“Someone described it as just the right side of boring. It is very understated. You ask yourself, ‘will it travel’?” He is discussing the hit comedy TV show, Flight of the Conchords, in which he starred alongside Brett McKenzie and Jemaine Clement. The show, featuring Darby as the hapless manager of Kiwi songwriters, McKenzie and Clement, was a surprise smash for American network, HBO. Despite the acclaim, McKenzie and Clement ended the series after just two seasons — leaving Darby out of a job as he was on the verge of fame.
“They guys were always going to finish it after two,” he says. “Going into the second season, we all had a pretty clear idea it was the end. We created a piece of art and put it on the wall and it will always be there. HBO couldn’t understand why anyone would wish to do that.That is very different to the American model of working on something for 15 years. It’s funny — ever since, people are forever asking ‘why did you get cancelled?’ We took the British outlook towards television, which is that shows have a natural lifespan”.
Darby had been a jobbing stand-up in London, and was known for his comic song effects. Because of Conchords, he relocated with his family to Los Angeles to make it big. It’s a struggle, not helped by his refusal to put on an American accent (“I’m not going to pretend to be someone I’m not”). He has shot an eight-part New Zealand-set comedy, Short Poppies, which screens on Netflix each Friday, this month and next.
“Short Poppies was a big passion project for me,” he says. “I poured a lot of cash into it to make sure it was really good. In fact, I ended up losing money. It was always going to air in New Zealand. But I thought, ‘hopefully, I can sell this — so that the whole world gets to see it’.” He was surprised at the speed with which Netflix came on board. “Although I made it for New Zealand television, I owned it. When I approached Netflix, they were really enthusiastic. As is their way, they wanted to put it on pretty quickly. It was like ‘okay, let’s just do this’. It happened very quickly.”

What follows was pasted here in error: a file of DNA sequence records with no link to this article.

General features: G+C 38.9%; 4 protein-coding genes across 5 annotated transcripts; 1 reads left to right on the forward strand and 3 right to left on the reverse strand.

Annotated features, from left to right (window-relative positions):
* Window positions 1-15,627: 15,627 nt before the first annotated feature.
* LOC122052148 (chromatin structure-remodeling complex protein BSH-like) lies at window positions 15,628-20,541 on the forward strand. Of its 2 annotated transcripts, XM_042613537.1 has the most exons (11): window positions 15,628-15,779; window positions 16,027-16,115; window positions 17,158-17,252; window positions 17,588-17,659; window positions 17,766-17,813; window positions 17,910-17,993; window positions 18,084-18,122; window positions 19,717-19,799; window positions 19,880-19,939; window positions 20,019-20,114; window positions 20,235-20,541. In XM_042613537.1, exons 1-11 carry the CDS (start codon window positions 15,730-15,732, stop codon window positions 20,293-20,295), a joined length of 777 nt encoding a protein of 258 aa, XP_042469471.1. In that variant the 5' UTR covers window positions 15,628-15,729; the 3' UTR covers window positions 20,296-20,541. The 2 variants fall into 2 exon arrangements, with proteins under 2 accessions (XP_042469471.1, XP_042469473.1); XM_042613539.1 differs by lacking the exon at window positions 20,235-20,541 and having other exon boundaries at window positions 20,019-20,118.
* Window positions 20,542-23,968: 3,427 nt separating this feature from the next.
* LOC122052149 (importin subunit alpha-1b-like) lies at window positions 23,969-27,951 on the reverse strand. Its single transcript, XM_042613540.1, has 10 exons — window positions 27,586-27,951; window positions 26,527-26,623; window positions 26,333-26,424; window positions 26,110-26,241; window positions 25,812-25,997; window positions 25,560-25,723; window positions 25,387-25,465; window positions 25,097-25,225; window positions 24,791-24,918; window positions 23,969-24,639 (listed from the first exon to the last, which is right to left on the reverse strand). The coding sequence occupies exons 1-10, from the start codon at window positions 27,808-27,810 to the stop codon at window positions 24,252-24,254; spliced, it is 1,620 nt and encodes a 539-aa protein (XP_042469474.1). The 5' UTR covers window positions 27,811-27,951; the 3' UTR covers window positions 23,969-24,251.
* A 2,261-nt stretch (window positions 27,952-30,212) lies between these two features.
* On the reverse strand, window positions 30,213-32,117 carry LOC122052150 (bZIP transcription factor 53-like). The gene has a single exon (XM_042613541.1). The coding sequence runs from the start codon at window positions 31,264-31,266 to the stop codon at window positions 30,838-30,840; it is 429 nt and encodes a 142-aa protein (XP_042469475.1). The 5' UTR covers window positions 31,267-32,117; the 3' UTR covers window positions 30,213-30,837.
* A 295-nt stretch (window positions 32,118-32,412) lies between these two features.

In Short Poppies, Darby plays a revolving cast of quirky, small-town characters (it also features Stephen Merchant, co-writer of The Office and a star of Extras). Having inhabited Murray’s soup-stained business suits for two years on Flight of the Conchords, it was nice for Darby to stretch his repertoire. But flitting between roles on Short Poppies was disconcerting. “You get to grips with one character — dress up as them, interact with the rest of the cast. Then, at the end of the week, you come back as another character, wearing a completely different costume and what have you. I had to forget who I had been and be someone else entirely. It was a challenge for the crew, too — they were used to one person on set. Now, suddenly, here was someone different,” Darby says.
The show has yet to air in New Zealand. “We have had an interesting debate back home. Networks tend to shelve things — and they’ve sat on this for a year and a half. That may suit them — it doesn’t suit me. I need to move on.”
Short Poppies is funny and sweet, but has serious undertones. Television comedy is dominated by America and Britain. It’s time other countries had their turn, says Darby. “We ware watching so much American stuff, so much English stuff. Maybe the odd Irish thing gets through. I thought ‘let’s give them some New Zealand stuff’.”